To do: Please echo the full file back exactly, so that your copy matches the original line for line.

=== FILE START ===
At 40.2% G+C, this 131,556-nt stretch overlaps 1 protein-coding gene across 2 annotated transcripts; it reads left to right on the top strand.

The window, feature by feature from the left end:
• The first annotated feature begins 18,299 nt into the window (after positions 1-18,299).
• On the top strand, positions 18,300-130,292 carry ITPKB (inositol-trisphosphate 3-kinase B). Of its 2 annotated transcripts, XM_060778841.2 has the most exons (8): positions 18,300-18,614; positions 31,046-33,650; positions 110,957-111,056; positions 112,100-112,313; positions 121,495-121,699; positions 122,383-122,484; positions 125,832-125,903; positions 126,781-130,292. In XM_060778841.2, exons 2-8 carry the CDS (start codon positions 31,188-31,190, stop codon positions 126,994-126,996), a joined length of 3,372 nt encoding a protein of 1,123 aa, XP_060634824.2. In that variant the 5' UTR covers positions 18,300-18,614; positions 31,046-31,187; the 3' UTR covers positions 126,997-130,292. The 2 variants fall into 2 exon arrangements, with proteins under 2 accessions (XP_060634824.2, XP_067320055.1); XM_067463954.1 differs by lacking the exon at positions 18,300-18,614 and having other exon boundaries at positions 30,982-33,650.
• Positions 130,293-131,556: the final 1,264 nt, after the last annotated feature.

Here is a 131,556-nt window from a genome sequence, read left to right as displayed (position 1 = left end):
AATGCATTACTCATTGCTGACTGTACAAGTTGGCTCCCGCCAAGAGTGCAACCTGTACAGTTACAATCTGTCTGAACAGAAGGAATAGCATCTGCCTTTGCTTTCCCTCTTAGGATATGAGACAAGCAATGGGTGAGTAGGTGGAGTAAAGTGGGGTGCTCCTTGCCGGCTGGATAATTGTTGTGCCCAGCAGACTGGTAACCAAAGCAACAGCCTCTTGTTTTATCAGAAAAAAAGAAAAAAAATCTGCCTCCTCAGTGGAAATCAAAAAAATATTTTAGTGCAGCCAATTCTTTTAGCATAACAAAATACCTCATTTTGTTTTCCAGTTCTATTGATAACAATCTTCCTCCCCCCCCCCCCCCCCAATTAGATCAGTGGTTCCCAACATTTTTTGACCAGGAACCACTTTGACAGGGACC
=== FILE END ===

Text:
At 40.2% G+C, this 131,556-nt stretch overlaps 1 protein-coding gene across 2 annotated transcripts; it reads left to right on the top strand.

The window, feature by feature from the left end:
• The first annotated feature begins 18,299 nt into the window (after positions 1-18,299).
• On the top strand, positions 18,300-130,292 carry ITPKB (inositol-trisphosphate 3-kinase B). Of its 2 annotated transcripts, XM_060778841.2 has the most exons (8): positions 18,300-18,614; positions 31,046-33,650; positions 110,957-111,056; positions 112,100-112,313; positions 121,495-121,699; positions 122,383-122,484; positions 125,832-125,903; positions 126,781-130,292. In XM_060778841.2, exons 2-8 carry the CDS (start codon positions 31,188-31,190, stop codon positions 126,994-126,996), a joined length of 3,372 nt encoding a protein of 1,123 aa, XP_060634824.2. In that variant the 5' UTR covers positions 18,300-18,614; positions 31,046-31,187; the 3' UTR covers positions 126,997-130,292. The 2 variants fall into 2 exon arrangements, with proteins under 2 accessions (XP_060634824.2, XP_067320055.1); XM_067463954.1 differs by lacking the exon at positions 18,300-18,614 and having other exon boundaries at positions 30,982-33,650.
• Positions 130,293-131,556: the final 1,264 nt, after the last annotated feature.

Here is a 131,556-nt window from a genome sequence, read left to right as displayed (position 1 = left end):
AATGCATTACTCATTGCTGACTGTACAAGTTGGCTCCCGCCAAGAGTGCAACCTGTACAGTTACAATCTGTCTGAACAGAAGGAATAGCATCTGCCTTTGCTTTCCCTCTTAGGATATGAGACAAGCAATGGGTGAGTAGGTGGAGTAAAGTGGGGTGCTCCTTGCCGGCTGGATAATTGTTGTGCCCAGCAGACTGGTAACCAAAGCAACAGCCTCTTGTTTTATCAGAAAAAAAGAAAAAAAATCTGCCTCCTCAGTGGAAATCAAAAAAATATTTTAGTGCAGCCAATTCTTTTAGCATAACAAAATACCTCATTTTGTTTTCCAGTTCTATTGATAACAATCTTCCTCCCCCCCCCCCCCCCCAATTAGATCAGTGGTTCCCAACATTTTTTGACCAGGAACCACTTTGACAGGGACC